Modern science tells us that light is nothing more than a series of vibratory patterns, which do not actually have any visual significance until our brain assigns a value to them. This is also true for sound. So in other words, things don't really look like anything, or sound like anything until we make a subjective evaluation every time we hear a piece of music or look at a work of art. Whoever it was that said, "Beauty is in the eye of the beholder," must have been a scientist.
What about the solid objects around us, then? Are tables and chairs nothing more than a subjective experience? Perhaps. Well, we know that atoms are more than ninety-nine per cent empty space, which means that every solid object made up of atoms must be equally empty. Things are definitely not what they seem.
On the other hand, if somebody takes a swing at my head with a baseball bat I will duck, because if it makes contact I'll definitely have an experience of it. Hmmm… the experience of pain is very real, but my definition of reality regarding the baseball bat itself has been called into question by this "ninety-nine percent empty" thing.

So the perception of the solidity of objects is really very dependent upon our experience of them. We need to be able to categorize the building blocks of our reality in order to deal with them every day. So we create a sort of easily digestible metaphor that simplifies the nature of reality. An operating system, if you will. A Mac OSX, or a Windows, which brings color and graphics to allow a bunch of numbers and codes and wavelengths to be experienced in a more "user friendly environment." Some scientists believe that even the core elements of an atom… the electrons, neutrons and protons, are not solid, but more wave-like in their structure. So perhaps there is no such thing as a solid object.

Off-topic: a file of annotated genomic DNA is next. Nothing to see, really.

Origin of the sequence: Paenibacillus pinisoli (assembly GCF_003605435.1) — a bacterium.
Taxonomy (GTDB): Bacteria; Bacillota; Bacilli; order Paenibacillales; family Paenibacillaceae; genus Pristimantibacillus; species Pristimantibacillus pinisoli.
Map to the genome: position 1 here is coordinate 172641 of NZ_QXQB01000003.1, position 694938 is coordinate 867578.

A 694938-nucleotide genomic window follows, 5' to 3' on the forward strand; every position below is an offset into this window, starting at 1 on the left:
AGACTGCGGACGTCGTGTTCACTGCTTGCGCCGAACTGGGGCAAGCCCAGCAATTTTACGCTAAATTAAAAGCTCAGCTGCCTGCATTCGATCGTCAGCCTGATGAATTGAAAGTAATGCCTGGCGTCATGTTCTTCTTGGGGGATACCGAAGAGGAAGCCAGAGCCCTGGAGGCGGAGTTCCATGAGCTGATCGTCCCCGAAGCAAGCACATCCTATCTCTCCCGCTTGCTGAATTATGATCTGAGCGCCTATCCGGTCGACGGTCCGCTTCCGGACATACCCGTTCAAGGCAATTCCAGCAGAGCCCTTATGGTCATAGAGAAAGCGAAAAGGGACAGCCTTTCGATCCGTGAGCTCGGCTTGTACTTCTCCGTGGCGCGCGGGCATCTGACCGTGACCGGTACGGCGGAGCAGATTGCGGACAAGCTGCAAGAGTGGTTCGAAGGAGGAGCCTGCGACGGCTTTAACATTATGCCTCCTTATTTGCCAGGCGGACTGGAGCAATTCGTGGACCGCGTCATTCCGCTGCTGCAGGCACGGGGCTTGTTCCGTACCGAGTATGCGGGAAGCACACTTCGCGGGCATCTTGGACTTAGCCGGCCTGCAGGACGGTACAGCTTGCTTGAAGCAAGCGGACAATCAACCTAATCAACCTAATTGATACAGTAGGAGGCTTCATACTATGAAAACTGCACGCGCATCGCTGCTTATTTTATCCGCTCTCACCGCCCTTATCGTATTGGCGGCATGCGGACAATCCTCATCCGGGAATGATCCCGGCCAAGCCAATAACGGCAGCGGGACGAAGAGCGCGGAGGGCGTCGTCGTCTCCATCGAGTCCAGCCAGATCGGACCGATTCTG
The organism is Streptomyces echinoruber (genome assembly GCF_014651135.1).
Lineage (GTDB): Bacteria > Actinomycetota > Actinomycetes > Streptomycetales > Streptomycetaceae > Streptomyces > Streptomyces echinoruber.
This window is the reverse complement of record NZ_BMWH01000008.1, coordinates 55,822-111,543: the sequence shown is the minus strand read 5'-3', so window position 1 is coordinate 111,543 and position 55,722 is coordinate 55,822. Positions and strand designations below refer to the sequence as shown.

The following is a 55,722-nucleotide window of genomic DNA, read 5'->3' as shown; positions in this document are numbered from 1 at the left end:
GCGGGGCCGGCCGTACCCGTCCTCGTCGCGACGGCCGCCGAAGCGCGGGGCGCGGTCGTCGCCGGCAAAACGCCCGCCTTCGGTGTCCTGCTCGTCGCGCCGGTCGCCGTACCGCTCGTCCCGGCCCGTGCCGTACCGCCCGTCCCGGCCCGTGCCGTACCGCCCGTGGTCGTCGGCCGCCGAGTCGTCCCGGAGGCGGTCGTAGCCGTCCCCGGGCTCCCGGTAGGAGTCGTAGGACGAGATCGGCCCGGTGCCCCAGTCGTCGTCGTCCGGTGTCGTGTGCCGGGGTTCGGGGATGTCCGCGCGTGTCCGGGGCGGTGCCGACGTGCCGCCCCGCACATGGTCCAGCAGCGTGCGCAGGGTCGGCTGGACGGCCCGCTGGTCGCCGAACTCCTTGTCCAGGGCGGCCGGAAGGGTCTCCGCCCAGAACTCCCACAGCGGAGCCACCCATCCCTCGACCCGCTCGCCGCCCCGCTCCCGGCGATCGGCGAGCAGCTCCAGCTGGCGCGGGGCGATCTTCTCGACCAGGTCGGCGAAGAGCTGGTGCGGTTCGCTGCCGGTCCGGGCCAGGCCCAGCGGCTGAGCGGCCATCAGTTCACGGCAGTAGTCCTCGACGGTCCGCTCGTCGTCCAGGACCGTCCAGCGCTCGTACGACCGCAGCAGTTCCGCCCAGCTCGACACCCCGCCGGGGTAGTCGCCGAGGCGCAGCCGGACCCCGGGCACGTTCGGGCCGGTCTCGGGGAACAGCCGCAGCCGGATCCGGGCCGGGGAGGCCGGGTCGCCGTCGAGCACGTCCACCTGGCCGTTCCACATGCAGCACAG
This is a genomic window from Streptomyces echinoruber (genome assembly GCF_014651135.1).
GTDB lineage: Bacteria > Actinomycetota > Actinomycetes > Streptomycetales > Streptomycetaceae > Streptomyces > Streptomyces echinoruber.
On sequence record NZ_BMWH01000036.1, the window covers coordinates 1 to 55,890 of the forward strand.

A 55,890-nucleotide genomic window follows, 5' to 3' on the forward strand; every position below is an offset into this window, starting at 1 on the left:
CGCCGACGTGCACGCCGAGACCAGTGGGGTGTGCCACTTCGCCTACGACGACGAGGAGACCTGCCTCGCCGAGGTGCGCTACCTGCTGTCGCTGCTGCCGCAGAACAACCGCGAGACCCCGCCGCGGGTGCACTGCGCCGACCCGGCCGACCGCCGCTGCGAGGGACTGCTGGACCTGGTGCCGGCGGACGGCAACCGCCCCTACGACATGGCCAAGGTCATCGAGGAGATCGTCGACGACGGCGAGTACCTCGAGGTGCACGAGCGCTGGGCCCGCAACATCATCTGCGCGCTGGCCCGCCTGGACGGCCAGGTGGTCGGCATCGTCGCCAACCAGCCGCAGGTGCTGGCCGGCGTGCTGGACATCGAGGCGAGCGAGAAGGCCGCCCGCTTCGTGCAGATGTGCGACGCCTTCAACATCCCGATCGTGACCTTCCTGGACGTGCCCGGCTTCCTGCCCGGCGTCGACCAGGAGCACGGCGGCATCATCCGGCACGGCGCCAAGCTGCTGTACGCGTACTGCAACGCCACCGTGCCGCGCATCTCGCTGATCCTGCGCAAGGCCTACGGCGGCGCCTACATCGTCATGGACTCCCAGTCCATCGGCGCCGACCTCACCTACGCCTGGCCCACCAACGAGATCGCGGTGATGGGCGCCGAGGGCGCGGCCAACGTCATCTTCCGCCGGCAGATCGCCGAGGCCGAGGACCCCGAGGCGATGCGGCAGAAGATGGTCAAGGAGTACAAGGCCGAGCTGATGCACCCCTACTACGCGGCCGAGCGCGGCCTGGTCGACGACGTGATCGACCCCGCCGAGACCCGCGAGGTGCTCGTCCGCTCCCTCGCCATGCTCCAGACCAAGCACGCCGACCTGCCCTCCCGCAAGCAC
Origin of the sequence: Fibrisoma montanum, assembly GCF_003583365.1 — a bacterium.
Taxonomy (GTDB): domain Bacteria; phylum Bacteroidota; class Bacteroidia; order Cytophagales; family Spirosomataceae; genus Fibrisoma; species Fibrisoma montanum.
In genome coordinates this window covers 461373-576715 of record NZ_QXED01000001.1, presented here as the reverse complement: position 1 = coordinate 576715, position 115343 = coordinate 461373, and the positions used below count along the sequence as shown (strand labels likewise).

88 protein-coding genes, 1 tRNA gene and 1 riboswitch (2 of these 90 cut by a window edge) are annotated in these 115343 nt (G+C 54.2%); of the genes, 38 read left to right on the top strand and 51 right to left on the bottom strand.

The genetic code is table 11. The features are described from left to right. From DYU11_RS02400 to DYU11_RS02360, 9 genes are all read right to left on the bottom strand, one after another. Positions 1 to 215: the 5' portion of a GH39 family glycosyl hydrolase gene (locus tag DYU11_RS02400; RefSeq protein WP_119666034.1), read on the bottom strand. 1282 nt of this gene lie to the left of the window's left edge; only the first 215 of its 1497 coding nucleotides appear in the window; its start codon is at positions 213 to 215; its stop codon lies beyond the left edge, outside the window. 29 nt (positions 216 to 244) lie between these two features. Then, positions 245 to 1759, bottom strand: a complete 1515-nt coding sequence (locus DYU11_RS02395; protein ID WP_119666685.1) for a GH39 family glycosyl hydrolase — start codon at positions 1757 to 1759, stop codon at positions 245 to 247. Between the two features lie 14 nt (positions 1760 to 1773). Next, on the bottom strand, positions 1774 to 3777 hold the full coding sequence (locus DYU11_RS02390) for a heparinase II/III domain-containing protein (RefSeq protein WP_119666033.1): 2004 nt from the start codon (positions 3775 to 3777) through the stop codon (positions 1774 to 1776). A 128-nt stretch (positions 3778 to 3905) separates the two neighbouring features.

Yes the pain of being hit with a baseball bat is real, and so is the bat, and so are we… but not material in the way we usually think of it. It is easier for us to see a table than to see a collection of trillions of spinning atoms, and so we create a metaphor of solidity to explain the connection we feel with other things when we touch them. We humans love metaphors, and we have got into the habit of using them, not only to describe events that are hard to understand, but also to perceive every aspect of our lives, including our feelings and our experiences.

In light of these facts, is it so hard to believe that the way in which we look at things is what makes them seem the way they are. Each of us have our own metaphors, our own operating system (no two exactly alike), mostly as a result of how we have been programmed by our parents, our teachers, our friends – and our enemies – to view this life we're in. All the good experiences of life, and all the bad ones are nothing more than a carrot and a stick to drive us in the direction that we are going. A set of rules and restrictions that define the boundaries of an elaborate competition we are striving to win. Yes, it is a game of sorts. A game for which we can see no choice but to play.
But there is a choice.
It becomes easier to evaluate our choices when we can actually witness the game going on around us. There are many ways to do this. The School of Practical Philosophy teaches a method called the "reflective practice" which requires us to sit down and witness what is actually around us. It doesn't break down the metaphor of solidity, but it allows us to just accept what is… without infusing our reality with previously held judgments. It's amazing how different things start to look when we see them with a different eye. Of course other organizations have different meditations on similar subjects, the point being that there are plenty of ways to take ourselves (mentally) out of the game in order to be able to grasp the nature of our reality more clearly.